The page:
Explorers seek new ways to locate sand reservoirs

The dynamics of marine deposition still hold many mysteries because the processes are immediately responsive to changes in sea level and sediment flux.

The dynamics of marine deposition still hold many mysteries because the processes are immediately responsive to changes in sea level and sediment flux.

Understanding the sediment pathways and the dynamics of sand transport and deposition are key to finding new clastic reservoirs for oil and gas.

The challenge of understanding sediment deposition from the continental shelf into the deeper basin inspired the recent "Shelf Margin Deltas and Linked Down Slope Petroleum Systems," symposium at the 23rd GCSSEPM Foundation Conference in Houston. Organized annually by the Gulf Coast Section of the Society of Economic Paleontologists and Mineralogists, the meeting focused on questions of immediate concern to petroleum explorers. The conference examined deltaic depositional systems from around the world, but most talks dealt with studies in the exploration trends of the northern Gulf of Mexico.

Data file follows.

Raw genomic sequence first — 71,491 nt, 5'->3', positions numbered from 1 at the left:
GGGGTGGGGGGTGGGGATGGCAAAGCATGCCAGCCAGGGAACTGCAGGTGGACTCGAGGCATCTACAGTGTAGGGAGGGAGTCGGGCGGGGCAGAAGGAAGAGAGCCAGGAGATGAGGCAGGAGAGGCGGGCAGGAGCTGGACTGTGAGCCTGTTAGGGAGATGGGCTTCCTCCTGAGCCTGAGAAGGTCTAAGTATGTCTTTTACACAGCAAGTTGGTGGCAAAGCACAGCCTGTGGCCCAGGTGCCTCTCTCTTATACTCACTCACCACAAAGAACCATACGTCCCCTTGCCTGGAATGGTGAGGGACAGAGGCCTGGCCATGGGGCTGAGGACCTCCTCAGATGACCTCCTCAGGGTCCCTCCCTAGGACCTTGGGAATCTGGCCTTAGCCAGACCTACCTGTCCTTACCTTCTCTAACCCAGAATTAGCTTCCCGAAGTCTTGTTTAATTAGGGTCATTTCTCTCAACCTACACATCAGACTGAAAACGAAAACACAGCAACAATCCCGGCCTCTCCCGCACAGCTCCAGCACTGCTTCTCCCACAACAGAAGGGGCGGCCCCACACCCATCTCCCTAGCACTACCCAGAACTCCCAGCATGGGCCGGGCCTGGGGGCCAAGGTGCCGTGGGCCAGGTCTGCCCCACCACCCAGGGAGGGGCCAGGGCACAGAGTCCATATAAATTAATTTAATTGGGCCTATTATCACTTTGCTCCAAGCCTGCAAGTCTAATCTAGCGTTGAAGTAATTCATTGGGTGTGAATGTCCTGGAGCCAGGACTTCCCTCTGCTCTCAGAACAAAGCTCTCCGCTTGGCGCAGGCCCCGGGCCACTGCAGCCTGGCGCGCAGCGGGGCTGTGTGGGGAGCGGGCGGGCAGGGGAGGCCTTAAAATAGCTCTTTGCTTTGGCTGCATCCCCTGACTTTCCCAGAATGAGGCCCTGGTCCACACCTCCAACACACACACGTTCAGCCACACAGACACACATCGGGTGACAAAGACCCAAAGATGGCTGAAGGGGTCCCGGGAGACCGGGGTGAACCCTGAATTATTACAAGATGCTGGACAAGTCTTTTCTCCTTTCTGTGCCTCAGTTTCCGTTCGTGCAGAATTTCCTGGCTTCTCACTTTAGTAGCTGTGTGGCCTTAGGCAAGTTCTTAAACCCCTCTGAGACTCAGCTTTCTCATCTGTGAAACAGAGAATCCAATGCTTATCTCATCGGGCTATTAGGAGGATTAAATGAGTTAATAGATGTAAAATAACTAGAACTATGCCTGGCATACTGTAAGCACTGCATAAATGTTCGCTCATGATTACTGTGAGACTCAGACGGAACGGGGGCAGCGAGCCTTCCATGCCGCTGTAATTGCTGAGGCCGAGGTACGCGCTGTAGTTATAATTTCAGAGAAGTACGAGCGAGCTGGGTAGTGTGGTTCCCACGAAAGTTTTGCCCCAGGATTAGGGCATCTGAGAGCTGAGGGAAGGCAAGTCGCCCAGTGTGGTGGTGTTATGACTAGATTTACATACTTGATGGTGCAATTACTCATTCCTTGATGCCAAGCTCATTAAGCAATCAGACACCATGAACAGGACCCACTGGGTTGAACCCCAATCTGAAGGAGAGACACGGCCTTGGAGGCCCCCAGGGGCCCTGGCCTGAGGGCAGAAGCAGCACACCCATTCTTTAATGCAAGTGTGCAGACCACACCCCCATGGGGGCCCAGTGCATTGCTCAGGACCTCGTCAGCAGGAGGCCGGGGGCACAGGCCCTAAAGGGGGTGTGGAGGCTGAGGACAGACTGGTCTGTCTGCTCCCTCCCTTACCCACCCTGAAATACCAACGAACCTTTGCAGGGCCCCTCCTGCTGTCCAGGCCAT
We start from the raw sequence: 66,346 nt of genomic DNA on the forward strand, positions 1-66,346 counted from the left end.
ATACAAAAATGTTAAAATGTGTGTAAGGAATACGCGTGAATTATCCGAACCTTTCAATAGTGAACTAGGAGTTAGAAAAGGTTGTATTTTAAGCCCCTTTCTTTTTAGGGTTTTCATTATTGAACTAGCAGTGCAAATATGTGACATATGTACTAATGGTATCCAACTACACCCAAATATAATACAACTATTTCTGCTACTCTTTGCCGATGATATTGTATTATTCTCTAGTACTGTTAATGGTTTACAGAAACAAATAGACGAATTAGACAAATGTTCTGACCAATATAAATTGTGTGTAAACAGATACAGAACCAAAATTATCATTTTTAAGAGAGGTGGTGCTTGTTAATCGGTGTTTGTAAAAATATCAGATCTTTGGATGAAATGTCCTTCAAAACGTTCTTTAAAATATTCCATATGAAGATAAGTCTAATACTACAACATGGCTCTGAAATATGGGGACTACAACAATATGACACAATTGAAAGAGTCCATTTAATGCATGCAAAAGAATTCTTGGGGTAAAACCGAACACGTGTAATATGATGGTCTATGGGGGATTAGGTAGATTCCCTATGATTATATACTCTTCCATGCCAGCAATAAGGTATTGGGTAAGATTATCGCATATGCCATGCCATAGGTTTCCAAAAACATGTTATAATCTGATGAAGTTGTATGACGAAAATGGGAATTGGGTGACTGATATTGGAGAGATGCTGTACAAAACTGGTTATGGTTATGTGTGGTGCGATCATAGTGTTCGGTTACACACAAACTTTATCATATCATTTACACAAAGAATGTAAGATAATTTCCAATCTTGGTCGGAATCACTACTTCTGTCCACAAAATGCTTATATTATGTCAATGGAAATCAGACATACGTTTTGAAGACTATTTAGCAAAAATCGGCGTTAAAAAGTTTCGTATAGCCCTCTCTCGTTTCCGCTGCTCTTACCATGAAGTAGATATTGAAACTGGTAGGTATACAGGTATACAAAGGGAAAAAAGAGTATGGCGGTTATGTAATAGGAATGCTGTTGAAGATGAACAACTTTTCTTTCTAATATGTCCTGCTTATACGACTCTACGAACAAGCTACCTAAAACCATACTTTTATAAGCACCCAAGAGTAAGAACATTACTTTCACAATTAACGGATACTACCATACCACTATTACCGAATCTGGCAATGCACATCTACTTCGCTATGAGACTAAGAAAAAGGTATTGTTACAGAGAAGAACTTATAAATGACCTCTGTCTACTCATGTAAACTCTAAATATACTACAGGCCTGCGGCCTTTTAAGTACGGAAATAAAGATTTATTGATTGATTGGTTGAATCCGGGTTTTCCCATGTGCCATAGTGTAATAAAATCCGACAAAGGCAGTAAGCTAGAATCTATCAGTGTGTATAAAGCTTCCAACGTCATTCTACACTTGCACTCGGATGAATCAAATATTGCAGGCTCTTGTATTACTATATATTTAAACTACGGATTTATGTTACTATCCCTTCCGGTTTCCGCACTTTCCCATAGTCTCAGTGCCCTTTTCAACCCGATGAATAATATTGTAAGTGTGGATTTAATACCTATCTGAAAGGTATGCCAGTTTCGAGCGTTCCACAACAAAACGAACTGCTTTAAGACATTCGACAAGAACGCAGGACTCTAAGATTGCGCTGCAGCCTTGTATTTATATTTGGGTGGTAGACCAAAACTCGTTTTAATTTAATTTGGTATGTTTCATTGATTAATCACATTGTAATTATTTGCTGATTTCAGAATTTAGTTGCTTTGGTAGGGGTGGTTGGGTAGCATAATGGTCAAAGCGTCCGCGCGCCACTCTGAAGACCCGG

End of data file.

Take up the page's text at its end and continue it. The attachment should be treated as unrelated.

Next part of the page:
Several themes were considered, including:
• Sediment supply - Studies show that climate change has only a minor effect on sediment yield. Yield is tied to the tectonic system and topographic/bathymetric relief
• Sediment transport is still a question with two major models proposed: "vacuum cleaner" and "conveyor belt" movement of material. This difference is best seen at lowstand sea levels
• The location of a sequence boundary significantly alters the expectation of sediment supply for a given shelf margin delta. Lowstand systems are thought to hold more sand
• In basins with active salt, the interaction between ponded and perched sediment helps the interpreter understand the dynamic of loading versus accommodation in complex terrains.

These topics were explored throughout the three-day event. The focus of exploration is shifting, moving down the continental slope and onto the abyssal plain. It is also moving into deeper and older sediments, where the rock systems are less well known. By closely examining younger shelf-margin delta systems, sedimentation and its interaction with other forces can be discerned.

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